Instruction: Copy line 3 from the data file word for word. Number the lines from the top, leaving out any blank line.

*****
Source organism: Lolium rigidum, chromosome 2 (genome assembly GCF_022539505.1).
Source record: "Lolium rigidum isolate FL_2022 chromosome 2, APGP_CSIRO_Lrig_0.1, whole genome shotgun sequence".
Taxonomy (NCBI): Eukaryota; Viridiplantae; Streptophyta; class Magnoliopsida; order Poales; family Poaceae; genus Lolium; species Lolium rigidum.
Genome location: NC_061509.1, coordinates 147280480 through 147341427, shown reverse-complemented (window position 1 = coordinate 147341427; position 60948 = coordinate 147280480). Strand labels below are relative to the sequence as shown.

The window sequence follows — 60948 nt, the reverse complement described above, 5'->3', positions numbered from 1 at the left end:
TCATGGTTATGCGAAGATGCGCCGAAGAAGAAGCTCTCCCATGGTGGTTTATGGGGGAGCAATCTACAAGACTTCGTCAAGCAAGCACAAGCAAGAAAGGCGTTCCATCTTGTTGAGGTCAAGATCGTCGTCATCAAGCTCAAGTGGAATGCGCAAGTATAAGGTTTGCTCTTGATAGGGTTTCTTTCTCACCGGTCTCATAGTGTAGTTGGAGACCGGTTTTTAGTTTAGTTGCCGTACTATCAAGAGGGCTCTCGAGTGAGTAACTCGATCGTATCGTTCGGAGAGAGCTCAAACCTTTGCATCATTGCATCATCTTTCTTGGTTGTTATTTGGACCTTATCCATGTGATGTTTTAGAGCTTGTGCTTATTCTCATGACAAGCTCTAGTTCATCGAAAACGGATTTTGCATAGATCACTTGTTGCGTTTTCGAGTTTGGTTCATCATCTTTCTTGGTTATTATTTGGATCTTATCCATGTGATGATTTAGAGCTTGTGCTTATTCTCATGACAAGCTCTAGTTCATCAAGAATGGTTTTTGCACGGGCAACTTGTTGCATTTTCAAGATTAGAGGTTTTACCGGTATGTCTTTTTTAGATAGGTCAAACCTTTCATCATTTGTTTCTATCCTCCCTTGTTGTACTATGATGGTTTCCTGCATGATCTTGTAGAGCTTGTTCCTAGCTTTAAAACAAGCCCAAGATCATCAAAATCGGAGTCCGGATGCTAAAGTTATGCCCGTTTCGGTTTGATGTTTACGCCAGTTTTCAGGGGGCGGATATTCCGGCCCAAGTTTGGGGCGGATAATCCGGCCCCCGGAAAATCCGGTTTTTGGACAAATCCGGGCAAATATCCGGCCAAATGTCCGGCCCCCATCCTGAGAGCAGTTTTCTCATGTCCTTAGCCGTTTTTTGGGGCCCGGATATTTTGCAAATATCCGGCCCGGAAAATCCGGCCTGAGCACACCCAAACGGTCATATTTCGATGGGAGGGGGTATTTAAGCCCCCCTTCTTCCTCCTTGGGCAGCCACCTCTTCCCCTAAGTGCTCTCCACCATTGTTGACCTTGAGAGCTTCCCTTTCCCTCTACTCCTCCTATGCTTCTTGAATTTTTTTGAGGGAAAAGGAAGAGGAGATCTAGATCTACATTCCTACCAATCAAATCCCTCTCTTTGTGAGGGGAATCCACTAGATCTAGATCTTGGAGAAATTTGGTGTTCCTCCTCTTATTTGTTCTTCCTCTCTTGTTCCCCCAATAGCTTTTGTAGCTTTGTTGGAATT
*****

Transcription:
Taxonomy (NCBI): Eukaryota; Viridiplantae; Streptophyta; class Magnoliopsida; order Poales; family Poaceae; genus Lolium; species Lolium rigidum.